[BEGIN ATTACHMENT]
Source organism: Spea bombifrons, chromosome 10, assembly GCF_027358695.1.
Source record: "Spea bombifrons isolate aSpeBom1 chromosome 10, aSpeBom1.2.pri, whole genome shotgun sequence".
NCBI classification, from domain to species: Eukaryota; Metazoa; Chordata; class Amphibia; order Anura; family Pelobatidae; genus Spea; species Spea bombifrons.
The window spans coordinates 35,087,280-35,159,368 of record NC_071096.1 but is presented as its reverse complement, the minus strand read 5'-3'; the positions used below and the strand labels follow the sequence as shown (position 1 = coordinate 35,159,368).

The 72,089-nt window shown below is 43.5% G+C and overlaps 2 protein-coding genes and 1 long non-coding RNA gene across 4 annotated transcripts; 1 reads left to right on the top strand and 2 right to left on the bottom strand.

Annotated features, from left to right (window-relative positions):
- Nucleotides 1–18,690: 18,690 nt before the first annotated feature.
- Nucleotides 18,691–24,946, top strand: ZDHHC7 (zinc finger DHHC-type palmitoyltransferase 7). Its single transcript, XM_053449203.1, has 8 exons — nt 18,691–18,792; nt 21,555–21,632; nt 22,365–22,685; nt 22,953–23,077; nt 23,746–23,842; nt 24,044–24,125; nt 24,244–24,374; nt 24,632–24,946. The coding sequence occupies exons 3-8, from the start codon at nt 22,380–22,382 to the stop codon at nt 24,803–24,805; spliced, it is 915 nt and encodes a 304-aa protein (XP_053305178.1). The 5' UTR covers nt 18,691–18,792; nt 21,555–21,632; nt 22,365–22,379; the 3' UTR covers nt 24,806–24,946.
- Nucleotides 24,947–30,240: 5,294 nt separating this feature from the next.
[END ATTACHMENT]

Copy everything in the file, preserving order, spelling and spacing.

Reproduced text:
Source organism: Spea bombifrons, chromosome 10, assembly GCF_027358695.1.
Source record: "Spea bombifrons isolate aSpeBom1 chromosome 10, aSpeBom1.2.pri, whole genome shotgun sequence".
NCBI classification, from domain to species: Eukaryota; Metazoa; Chordata; class Amphibia; order Anura; family Pelobatidae; genus Spea; species Spea bombifrons.
The window spans coordinates 35,087,280-35,159,368 of record NC_071096.1 but is presented as its reverse complement, the minus strand read 5'-3'; the positions used below and the strand labels follow the sequence as shown (position 1 = coordinate 35,159,368).

The 72,089-nt window shown below is 43.5% G+C and overlaps 2 protein-coding genes and 1 long non-coding RNA gene across 4 annotated transcripts; 1 reads left to right on the top strand and 2 right to left on the bottom strand.

Annotated features, from left to right (window-relative positions):
- Nucleotides 1–18,690: 18,690 nt before the first annotated feature.
- Nucleotides 18,691–24,946, top strand: ZDHHC7 (zinc finger DHHC-type palmitoyltransferase 7). Its single transcript, XM_053449203.1, has 8 exons — nt 18,691–18,792; nt 21,555–21,632; nt 22,365–22,685; nt 22,953–23,077; nt 23,746–23,842; nt 24,044–24,125; nt 24,244–24,374; nt 24,632–24,946. The coding sequence occupies exons 3-8, from the start codon at nt 22,380–22,382 to the stop codon at nt 24,803–24,805; spliced, it is 915 nt and encodes a 304-aa protein (XP_053305178.1). The 5' UTR covers nt 18,691–18,792; nt 21,555–21,632; nt 22,365–22,379; the 3' UTR covers nt 24,806–24,946.
- Nucleotides 24,947–30,240: 5,294 nt separating this feature from the next.